Histopathologic examination of aspecimen from a Sweet syndrome lesionusually reveals a dense, dermal,perivascular, polymorphonuclear infiltratewithout vasculitis.1-4Two major and 4 minor diagnosticcriteria were established in 1986.16To make the diagnosis, the 2 majorand 2 of the minor criteria must bepresent.16

The major criteria are:

  • The abrupt onset of tender or painfulplaques or nodules.
  • Neutrophilic dermal infiltrationwithout vasculitis.

The minor criteria include:

  • A preceding fever or infection.
  • A constitutional manifestation, suchas fever, arthralgias, conjunctivitis, ormalignancy.
  • Leukocytosis.
  • A good response to corticosteroidsbut not to antibiotics.

A fifth minor criteria-an elevatedESR-was added in 1989.


Untreated Sweet syndrome lesionsresolve spontaneously within l to3 months; however, corticosteroids-the standard therapy-can amelioratesymptoms and lesions within 2 to 5days.3,7 The usual dose of prednisoneis 0.5 to 1.5 mg/kg/d3,4,17 tapered over4 to 6 weeks to prevent recurrences.7

When the syndrome is drug-induced,discontinue the culprit agentimmediately. Successful treatment ofan underlying disease can resolveSweet syndrome as well. However, ifthe associated disease remains, Sweetsyndrome is likely to recur despitecorticosteroid therapy.

Regardless of an often positiveinitial response to therapy, the disorderrecurs in approximately 30% of patients.17 For those whose disease is refractoryto corticosteroids, second-lineagents-such as dapsone, NSAIDs,and colchicine-may be effective.3,7


REFERENCES:1. Sweet RD. An acute febrile neutrophilic dermatosis.Br J Dermatol. 1964;76:349-356.
2. Gunawardena DA, Gunawardena KA, RatnayakaRM, Vasanthanathan NS. The clinical spectrum ofSweet's syndrome (acute febrile neutrophilic dermatosis):a report of eighteen cases. Br J Dermatol.1975;92:363-373.
3. von den Driesch P. Sweet's syndrome (acutefebrile neutrophilic dermatosis). J Am Acad Dermatol.1994;31:535-560.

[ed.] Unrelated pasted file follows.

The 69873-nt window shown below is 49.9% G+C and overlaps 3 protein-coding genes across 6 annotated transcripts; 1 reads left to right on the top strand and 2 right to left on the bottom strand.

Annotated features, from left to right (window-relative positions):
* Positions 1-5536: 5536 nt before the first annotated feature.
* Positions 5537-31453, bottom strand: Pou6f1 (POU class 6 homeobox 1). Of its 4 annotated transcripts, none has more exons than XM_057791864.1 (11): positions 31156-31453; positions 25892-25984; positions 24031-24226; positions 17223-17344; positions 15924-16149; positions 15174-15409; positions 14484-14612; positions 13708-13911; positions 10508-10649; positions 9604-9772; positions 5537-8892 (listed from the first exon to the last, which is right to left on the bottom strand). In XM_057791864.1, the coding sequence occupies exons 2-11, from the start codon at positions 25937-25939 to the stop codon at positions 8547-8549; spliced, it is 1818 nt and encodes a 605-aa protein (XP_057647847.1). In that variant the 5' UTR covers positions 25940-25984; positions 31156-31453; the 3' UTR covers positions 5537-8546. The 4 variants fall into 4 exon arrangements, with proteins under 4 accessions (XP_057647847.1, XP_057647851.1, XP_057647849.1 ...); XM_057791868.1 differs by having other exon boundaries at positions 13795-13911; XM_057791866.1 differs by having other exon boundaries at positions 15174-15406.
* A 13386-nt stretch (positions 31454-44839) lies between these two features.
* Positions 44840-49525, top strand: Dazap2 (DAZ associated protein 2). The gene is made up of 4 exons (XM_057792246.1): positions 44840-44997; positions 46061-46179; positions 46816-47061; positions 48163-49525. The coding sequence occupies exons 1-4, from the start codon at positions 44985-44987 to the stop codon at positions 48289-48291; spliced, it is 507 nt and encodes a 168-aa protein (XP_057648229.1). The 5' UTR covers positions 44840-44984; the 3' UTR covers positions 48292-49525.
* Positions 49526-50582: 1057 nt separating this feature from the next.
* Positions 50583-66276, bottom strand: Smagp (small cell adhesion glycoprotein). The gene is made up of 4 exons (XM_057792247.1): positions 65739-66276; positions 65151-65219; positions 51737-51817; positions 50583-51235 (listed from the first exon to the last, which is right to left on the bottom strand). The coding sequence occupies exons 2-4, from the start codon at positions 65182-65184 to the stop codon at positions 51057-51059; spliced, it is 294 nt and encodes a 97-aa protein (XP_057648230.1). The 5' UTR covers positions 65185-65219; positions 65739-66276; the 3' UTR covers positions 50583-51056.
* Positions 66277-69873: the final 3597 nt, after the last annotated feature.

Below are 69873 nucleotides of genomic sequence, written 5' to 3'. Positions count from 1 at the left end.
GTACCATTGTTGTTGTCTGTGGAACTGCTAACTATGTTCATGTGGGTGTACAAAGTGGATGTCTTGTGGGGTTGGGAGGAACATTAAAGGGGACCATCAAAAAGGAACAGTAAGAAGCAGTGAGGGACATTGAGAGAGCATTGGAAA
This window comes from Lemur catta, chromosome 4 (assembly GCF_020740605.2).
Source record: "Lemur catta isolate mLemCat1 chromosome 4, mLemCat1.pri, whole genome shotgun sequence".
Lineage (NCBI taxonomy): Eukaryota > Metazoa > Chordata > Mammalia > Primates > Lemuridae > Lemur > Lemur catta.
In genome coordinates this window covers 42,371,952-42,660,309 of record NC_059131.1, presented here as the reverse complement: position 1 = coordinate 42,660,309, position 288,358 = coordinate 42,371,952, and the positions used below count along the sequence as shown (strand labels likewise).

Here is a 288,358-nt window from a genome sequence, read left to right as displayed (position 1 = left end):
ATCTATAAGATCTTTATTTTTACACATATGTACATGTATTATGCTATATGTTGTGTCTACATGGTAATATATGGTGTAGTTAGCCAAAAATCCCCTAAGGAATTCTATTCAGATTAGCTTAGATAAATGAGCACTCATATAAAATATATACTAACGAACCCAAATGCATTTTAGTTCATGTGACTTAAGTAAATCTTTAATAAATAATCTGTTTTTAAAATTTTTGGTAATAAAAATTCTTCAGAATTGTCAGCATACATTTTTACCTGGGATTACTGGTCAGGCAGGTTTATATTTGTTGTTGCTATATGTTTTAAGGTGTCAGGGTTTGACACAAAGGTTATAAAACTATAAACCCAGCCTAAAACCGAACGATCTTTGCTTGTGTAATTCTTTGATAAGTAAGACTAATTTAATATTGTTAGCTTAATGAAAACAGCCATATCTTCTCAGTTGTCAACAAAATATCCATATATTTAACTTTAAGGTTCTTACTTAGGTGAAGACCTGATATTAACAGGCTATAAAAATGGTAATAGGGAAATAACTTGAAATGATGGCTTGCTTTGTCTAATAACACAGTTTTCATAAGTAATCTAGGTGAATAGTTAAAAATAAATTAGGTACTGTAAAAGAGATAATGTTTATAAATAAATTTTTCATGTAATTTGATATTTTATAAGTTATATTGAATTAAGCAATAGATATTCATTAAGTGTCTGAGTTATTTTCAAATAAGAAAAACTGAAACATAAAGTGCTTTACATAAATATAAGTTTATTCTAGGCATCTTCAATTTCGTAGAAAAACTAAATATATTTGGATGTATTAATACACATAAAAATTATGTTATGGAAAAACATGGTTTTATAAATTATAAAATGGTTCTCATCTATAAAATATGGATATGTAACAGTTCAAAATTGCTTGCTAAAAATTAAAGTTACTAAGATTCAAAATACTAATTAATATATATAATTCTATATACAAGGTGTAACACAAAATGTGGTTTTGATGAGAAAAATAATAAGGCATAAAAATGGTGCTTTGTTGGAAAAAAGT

4. Fitzgerald RL, McBurney EI, Nesbitt LT Jr.Sweet's syndrome. Int J Dermatol. 1996;35:9-15.
5. Cohen PR, Kurzrock R. Sweet's syndrome andmalignacy. Am J Med. 1987;82:1220-1226.
6. Jordaan HF. Acute febrile neutrophilic dermatosis:a histopathological study of 37 patients and a reviewof the literature. Am J Dermatopathol. 1989;11:99-111.
7. Cohen PR, Talpaz M, Kurzrock R. MalignancyassociatedSweet's syndrome: review of the worldliterature. J Clin Oncol. 1988;6:1887-1897.
8. Deguchi M, Tsunoda T, Yuda F, Tagami H.Sweet's syndrome in acute myelogenous leukemiashowing dermal infiltration of leukemic cells.Dermatology. l997;194:182-184.
9. Zillikens D, Goldstein RK, Elsner P, et al. Sweet'ssyndrome associated with Salmonella typhimuriuminfection. Acta Derm Venereol. 1991;71:77-79.
10. Elsner P, Hartmann AA, Lechner W. Sweet'ssyndrome associated with Yersinia enterocolitica infection.Dermatologica. 1986;173:85-89.
11. Gilmour E, Chalmers RJ, Rowlands DJ. DruginducedSweet's syndrome (acute febrile neutrophilicdermatosis) associated with hydralazine.Br J Dermatol. 1995;133:490-491.
12. Retief CR, Malkinson FD. Nitrofurantoin-associatedSweet's syndrome. Cutis. 1999;63:177-179.
13. Thibaut MJ, Billick RC, Srolovitz H. Minocycline-induced Sweet's syndrome. J Am Acad Dermatol.1992;27:801-804.
14. Walker DC, Cohen PR. Trimethoprim-sulfamethoxazole–associated acute febrile neutrophilicdermatosis: case report and review of drug-inducedSweet's syndrome. J Am Acad Dermatol. 1996;34:918-923.
15. Prevost-Blank PL, Shwayder TA. Sweet's syndromesecondary to granulocyte colony-stimulatingfactor. J Am Acad Dermatol. 1996;35:995-997.
16. Su WP, Liu HN. Diagnostic criteria for Sweet'ssyndrome. Cutis. 1986;37:167-174.
17. von den Driesch P, Gomez RS, Kiesewetter F,Hornstein OP. Sweet's syndrome: clinical spectrumand associated conditions. Cutis. 1989;44:193-200.